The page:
Note: This article includes corrected information.
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Fifty-one inmates who were let out of prison early spent their dumb-luck freedom committing more crimes.
They racked up 235 charges, resulting in 33 felony and 102 misdemeanor convictions, a World-Herald follow-up investigation shows.
All those crimes were committed — and all the costs of arrest, incarceration and prosecution were incurred — when the prisoners still should have been sitting in cells.
And there’s a kicker: The Nebraska Supreme Court says such prisoners should serve the skipped portion of their sentences if they squandered their freedom by continuing their criminal ways.
Yet the newspaper’s analysis of police, court and prison records shows that the state has ignored the high court ruling — and the criminal records of released prisoners — as it has sought to clean up the mess created by prison officials who miscalculated sentences for decades.
The records detail a bevy of crimes committed while the prisoners should have been behind bars. Five assaults, including three of police officers. Sixteen thefts. Seventeen drug possessions. Seven drug dealings. Five sex-offender violations. Four weapons counts. A litany of misdemeanors: DUIs, child abuse, trespassing, driving with a suspended license.
And one drunken crime that exacted the ultimate price.
Hermino Alamilla closes his deep-set eyes.
He races through a choppy, almost Zapruderlike memory of Aug. 19, 2013 — the day he drove drunk with his best friend, Jerry “JR” Ramirez, riding shotgun.
Alamilla’s memories are stitched together by his quiet, melodic use of the phrase “next thing I know.”
He finishes his overnight shift at Bosselman’s truck stop. Picks up JR. Makes plans to visit the grave of a friend killed in a car wreck years earlier.
Drinks several beers. Eats lunch. Drinks some more.
Weaves through traffic on Highway 281, a four-lane drag on the edge of Grand Island.
Next thing I know ...
His Cadillac spins 180 degrees, dives into the median, rolls and winds up on its roof in the opposite lanes.
Alamilla comes to but can’t find Ramirez. He belly crawls from the wreckage, searching for his best friend.
Next thing I know ...
He’s clutching his best friend. Ramirez’s face is “so messed up” it’s unrecognizable.
Alamilla’s voice trails.
Next thing I know ...
His eyes swim.
“My best friend is dead ... because of me.”
Here’s what Alamilla didn’t know: He shouldn’t have been out that day.
The Grand Island man, convicted on a cocaine dealing charge, was released in June 2012 — 18 months before he should have been.
Had he stayed until his correct release date, one thing is certain: Ramirez would not have been in a car with him on Aug. 19, 2013.
And Ramirez’s 7-year-old son, Eli, might still have his dad.
Add Ramirez’s death to the consequences of the Nebraska Department of Correctional Services’ massive miscalculations. A June 15 World-Herald investigation revealed that prison officials, in violation of Nebraska Supreme Court rulings in 2002 and 2013, had been releasing hundreds of prisoners years too soon.
In the aftermath, officials added more than 2,000 years to the sentences of 550 inmates who were residing in a Nebraska prison at the time of the newspaper’s revelation. They rearrested about 20 others whose corrected release dates should have kept them in prison well past June.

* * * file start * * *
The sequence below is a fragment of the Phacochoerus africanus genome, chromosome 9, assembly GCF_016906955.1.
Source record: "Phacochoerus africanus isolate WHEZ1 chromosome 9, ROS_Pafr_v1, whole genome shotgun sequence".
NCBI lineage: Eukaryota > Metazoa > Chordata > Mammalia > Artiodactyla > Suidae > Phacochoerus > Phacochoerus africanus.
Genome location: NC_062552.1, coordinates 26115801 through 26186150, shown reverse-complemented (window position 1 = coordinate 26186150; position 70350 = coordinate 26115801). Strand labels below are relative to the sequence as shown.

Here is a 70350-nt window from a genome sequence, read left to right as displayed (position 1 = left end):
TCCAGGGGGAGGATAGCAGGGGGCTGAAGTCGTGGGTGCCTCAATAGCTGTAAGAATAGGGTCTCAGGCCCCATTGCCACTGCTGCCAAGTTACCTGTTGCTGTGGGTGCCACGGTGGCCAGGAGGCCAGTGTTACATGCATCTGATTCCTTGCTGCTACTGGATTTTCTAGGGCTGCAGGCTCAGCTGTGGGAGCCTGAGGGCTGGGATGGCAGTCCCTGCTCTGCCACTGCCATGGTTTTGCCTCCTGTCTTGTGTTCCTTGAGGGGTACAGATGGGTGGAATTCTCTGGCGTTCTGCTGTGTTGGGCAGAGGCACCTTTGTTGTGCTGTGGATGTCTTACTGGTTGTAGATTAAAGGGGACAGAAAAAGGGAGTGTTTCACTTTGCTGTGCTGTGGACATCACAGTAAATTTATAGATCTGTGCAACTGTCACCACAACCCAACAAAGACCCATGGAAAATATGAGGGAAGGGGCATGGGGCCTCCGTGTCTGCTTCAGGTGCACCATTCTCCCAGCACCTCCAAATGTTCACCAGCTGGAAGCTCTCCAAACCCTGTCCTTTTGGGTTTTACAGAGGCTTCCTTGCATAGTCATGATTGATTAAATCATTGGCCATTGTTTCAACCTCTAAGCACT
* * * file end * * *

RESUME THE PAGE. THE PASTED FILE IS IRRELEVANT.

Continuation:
But what to do with the inmates — including Alamilla — whose actual release dates had already passed?
State officials had some guidance. In a 2008 ruling, the Nebraska Supreme Court laid out a critical condition for an inmate like Alamilla to receive sentence credit for time inadvertently spent on the streets: that he behave while out.
“It would offend notions of (justice) to credit a prisoner for time erroneously spent at liberty if the individual spent that time committing additional crimes,” the high court wrote.
Yet the state has not heeded that ruling, the newspaper’s analysis showed.
An examination of preliminary data provided by the state in July revealed:
» Many of the approximately 51 inmates returned to prison on sentences for new crimes. But they haven’t been required to serve any of the time they owed on the original sentences.
» The state has essentially vacated decades of prison sentences by not holding the inmates to the Supreme Court’s behavior standard. Net effect: a two-year sentence credit per prisoner.
» The new crimes affected more than three dozen victims. Even in so-called victimless crimes, there was a toll: a bed in a jail, the time of police officers and a prosecutor, the attention of a public defender and a judge.
“There’s a cost to all of this,” Douglas County Attorney Don Kleine said. “You start with the emotional toll. Everyone recognizes the impact of violent crime, but there’s a psychological impact whenever someone takes advantage of someone else. Then there’s just a tremendous amount of work involved, from all sides of the justice system.
“If you consider all of that, it’s just hard to imagine someone would get credit for a time period when they’re committing other crimes.”
Among those getting credit:
» Patricia Jacobsen, 28, was released in July 2013, one year early from her sentence for dealing methamphetamine. Within a month she was arrested on a new meth dealing charge — and was prosecuted in federal court. After The World-Herald report in June, the state put Jacobsen on furlough — a sort of pre-parole parole — though she still had time remaining on her original sentence. A federal judge then ordered her to begin a five-year sentence for her latest meth-dealing conviction.